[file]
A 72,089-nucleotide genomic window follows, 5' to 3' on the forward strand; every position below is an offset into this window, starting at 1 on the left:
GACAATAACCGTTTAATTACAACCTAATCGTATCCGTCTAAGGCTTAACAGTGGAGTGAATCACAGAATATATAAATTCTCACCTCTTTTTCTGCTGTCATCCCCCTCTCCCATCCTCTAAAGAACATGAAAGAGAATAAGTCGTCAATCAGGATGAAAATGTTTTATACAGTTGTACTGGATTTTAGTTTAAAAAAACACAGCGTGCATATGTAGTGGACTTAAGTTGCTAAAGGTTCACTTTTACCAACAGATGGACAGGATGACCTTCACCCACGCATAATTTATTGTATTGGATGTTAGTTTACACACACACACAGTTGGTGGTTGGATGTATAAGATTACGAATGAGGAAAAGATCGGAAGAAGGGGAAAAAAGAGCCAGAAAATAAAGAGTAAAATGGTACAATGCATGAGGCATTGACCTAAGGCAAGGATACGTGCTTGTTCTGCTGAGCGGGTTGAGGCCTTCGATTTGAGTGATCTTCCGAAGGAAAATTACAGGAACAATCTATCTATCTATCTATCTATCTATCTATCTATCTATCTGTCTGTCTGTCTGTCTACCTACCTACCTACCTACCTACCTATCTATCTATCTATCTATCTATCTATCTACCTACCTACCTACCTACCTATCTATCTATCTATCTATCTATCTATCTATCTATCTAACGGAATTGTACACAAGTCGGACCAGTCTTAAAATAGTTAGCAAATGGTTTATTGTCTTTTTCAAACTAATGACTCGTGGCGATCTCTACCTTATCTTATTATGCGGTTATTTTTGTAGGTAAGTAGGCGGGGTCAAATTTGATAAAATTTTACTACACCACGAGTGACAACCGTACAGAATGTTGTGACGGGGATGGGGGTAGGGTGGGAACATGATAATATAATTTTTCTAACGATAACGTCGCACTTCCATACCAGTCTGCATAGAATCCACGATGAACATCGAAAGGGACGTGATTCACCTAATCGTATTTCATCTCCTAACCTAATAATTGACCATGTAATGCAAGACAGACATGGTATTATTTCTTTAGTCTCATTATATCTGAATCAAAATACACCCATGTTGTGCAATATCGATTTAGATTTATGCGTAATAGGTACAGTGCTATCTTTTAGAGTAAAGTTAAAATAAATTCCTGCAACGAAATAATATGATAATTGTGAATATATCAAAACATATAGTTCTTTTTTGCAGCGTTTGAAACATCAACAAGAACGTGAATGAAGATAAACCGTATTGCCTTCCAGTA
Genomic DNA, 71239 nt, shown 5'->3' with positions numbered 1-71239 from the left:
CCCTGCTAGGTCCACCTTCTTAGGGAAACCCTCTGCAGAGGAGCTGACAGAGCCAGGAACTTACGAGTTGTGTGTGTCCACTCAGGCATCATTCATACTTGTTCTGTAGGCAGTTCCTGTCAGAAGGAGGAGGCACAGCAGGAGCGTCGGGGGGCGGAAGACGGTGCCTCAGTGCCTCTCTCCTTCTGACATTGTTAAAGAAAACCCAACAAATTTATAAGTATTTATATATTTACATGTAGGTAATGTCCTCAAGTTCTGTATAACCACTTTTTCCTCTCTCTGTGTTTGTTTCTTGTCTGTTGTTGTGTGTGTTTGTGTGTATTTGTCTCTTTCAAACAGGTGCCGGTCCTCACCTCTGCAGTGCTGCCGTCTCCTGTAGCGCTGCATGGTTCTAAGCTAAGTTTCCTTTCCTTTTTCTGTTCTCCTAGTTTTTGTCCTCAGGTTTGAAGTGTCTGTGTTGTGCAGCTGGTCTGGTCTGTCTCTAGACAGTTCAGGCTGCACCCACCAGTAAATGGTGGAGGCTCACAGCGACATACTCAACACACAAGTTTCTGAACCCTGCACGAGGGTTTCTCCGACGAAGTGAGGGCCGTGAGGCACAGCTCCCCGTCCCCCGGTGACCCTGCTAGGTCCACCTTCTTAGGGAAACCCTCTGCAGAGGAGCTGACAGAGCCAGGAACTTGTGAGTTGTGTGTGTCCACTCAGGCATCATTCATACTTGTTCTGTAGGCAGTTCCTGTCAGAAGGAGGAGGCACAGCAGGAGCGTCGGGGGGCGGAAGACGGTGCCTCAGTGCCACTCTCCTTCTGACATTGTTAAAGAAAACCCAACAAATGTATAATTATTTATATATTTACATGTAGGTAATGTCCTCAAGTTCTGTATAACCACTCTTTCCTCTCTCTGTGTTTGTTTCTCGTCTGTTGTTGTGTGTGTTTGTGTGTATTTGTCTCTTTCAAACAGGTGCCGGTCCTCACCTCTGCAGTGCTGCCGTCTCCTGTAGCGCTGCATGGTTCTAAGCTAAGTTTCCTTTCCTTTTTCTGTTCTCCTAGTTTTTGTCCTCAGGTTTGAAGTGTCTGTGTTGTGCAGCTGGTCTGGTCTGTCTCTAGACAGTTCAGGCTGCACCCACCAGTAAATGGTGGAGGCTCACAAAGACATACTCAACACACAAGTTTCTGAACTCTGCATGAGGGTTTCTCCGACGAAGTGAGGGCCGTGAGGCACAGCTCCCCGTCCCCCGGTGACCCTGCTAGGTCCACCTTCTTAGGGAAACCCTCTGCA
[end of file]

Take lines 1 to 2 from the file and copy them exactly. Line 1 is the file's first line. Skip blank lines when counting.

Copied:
A 72,089-nucleotide genomic window follows, 5' to 3' on the forward strand; every position below is an offset into this window, starting at 1 on the left:
GACAATAACCGTTTAATTACAACCTAATCGTATCCGTCTAAGGCTTAACAGTGGAGTGAATCACAGAATATATAAATTCTCACCTCTTTTTCTGCTGTCATCCCCCTCTCCCATCCTCTAAAGAACATGAAAGAGAATAAGTCGTCAATCAGGATGAAAATGTTTTATACAGTTGTACTGGATTTTAGTTTAAAAAAACACAGCGTGCATATGTAGTGGACTTAAGTTGCTAAAGGTTCACTTTTACCAACAGATGGACAGGATGACCTTCACCCACGCATAATTTATTGTATTGGATGTTAGTTTACACACACACACAGTTGGTGGTTGGATGTATAAGATTACGAATGAGGAAAAGATCGGAAGAAGGGGAAAAAAGAGCCAGAAAATAAAGAGTAAAATGGTACAATGCATGAGGCATTGACCTAAGGCAAGGATACGTGCTTGTTCTGCTGAGCGGGTTGAGGCCTTCGATTTGAGTGATCTTCCGAAGGAAAATTACAGGAACAATCTATCTATCTATCTATCTATCTATCTATCTATCTATCTGTCTGTCTGTCTGTCTACCTACCTACCTACCTACCTACCTATCTATCTATCTATCTATCTATCTATCTACCTACCTACCTACCTACCTATCTATCTATCTATCTATCTATCTATCTATCTATCTAACGGAATTGTACACAAGTCGGACCAGTCTTAAAATAGTTAGCAAATGGTTTATTGTCTTTTTCAAACTAATGACTCGTGGCGATCTCTACCTTATCTTATTATGCGGTTATTTTTGTAGGTAAGTAGGCGGGGTCAAATTTGATAAAATTTTACTACACCACGAGTGACAACCGTACAGAATGTTGTGACGGGGATGGGGGTAGGGTGGGAACATGATAATATAATTTTTCTAACGATAACGTCGCACTTCCATACCAGTCTGCATAGAATCCACGATGAACATCGAAAGGGACGTGATTCACCTAATCGTATTTCATCTCCTAACCTAATAATTGACCATGTAATGCAAGACAGACATGGTATTATTTCTTTAGTCTCATTATATCTGAATCAAAATACACCCATGTTGTGCAATATCGATTTAGATTTATGCGTAATAGGTACAGTGCTATCTTTTAGAGTAAAGTTAAAATAAATTCCTGCAACGAAATAATATGATAATTGTGAATATATCAAAACATATAGTTCTTTTTTGCAGCGTTTGAAACATCAACAAGAACGTGAATGAAGATAAACCGTATTGCCTTCCAGTA